Using a plastic storage container, weigh water and take it outside to a place where no pets or children can touch it.
Weigh the lye by scooping or pouring it into a plastic zip close bag.
Take the lye outside and, wearing a mask and gloves, pour lye into the water and stir until dissolved. Leave it outside until steam has finished (2-3 minutes) or until it is cooled. Make sure that everyone in the home knows about the lye water and that it is away from children and pets until ready to use.
Prepare natural additives like clays for coloring and essential oils for scent. I add 0.33 ounces of essential oil per pound of soap.
See links above for adding coloring to soap.
How to Make Soap Step by Step
Weigh and Melt Oils
As explained above, weigh oils, butters and fats and scrape them into a large pot. Melt them and allow them to cool. I used to soap around 110-120 degrees Fahrenheit. I now soap at 80F. It comes to trace (thickens) at almost the same rate and I seem to have less issues with soda ash.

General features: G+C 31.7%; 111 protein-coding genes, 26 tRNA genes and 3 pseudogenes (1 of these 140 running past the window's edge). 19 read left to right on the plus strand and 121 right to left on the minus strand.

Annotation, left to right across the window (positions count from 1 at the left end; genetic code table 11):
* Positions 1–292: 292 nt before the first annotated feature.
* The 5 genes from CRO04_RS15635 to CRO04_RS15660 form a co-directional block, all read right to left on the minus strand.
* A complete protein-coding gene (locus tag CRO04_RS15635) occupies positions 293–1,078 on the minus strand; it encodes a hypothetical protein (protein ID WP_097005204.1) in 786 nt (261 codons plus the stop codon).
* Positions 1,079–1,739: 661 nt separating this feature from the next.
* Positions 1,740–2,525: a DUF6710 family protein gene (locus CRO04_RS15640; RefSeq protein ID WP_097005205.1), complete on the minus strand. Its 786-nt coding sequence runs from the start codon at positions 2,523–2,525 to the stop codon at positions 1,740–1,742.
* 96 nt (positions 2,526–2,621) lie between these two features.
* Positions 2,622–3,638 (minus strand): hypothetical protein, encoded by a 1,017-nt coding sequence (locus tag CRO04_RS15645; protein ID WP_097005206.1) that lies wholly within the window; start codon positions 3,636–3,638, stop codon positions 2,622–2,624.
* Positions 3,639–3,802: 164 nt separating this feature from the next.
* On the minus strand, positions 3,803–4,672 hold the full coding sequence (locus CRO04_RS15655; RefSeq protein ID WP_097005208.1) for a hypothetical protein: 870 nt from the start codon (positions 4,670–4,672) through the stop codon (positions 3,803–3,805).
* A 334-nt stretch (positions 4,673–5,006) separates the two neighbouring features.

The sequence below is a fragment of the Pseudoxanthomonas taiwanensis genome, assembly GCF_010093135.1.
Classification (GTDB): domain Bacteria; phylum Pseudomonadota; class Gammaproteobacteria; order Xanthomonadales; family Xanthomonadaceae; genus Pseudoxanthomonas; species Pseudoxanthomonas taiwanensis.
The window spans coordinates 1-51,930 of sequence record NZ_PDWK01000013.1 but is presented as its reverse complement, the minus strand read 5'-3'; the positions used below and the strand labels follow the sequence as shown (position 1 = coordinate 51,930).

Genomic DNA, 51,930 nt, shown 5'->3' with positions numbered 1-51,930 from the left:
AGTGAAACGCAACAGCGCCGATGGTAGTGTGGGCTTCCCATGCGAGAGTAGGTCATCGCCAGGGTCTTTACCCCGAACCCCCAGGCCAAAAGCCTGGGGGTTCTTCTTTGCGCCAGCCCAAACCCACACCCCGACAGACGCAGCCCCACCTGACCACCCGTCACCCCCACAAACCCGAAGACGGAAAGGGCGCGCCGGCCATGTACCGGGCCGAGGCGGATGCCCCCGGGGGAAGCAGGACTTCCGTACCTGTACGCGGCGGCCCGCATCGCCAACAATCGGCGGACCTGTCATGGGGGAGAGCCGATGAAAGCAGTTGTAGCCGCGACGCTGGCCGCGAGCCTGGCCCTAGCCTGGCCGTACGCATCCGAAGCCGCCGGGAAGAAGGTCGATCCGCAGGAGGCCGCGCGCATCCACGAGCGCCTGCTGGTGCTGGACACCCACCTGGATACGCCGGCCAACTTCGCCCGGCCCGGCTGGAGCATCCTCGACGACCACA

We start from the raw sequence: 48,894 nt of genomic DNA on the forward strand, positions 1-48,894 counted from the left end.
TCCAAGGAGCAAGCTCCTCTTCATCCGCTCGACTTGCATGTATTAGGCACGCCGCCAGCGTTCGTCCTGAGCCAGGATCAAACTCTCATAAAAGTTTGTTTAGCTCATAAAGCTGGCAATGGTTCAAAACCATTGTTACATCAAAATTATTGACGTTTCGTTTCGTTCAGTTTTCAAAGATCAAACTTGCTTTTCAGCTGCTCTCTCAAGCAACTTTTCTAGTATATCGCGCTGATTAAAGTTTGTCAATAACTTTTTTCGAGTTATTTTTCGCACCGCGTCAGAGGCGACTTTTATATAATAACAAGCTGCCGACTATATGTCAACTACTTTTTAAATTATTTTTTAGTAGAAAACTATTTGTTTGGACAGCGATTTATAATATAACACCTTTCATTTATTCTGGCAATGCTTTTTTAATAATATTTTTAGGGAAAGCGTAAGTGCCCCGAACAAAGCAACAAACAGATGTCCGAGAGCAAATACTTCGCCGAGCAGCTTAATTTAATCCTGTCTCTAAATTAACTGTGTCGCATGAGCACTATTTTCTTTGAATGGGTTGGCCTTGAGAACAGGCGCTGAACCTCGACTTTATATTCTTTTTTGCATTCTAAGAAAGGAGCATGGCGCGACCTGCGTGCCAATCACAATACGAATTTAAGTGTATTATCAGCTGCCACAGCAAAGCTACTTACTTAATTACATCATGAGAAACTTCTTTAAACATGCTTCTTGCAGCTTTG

Soda ash is when soap develops a white layer on the outside. It’s just cosmetic unless the soap sits in a very cold room and is damaged all the way through. Soda ash usually occurs with drastic temperature changes. Combining oils and lye water when they are closer to room temperature and then keeping the mold warm lessens the chance for soda ash in my experience.
Weigh and Combine Lye and Water
Weigh water and set aside. Put on gloves and a charcoal filtered mask and weigh lye into a zip close bag that can be thrown away. Take both outside and pour the lye into the water and stir until dissolved. Let cool to around 80-90 degrees Fahrenheit in an area that will not be touched by children or pets.
Combine Oils and Lye Water
When both oils and lye water are 80-90 degrees Fahrenheit, carefully pour the lye water into the pot of oils and mix with a stick blender on and off until it begins to thicken. This is called beginning trace. When a spoon of the soap is drizzled over the surface it leaves a trail, or trace. Thin to thick trace is used for different decorating techniques. Thick trace is better for layering or swirling a pretty color into the top.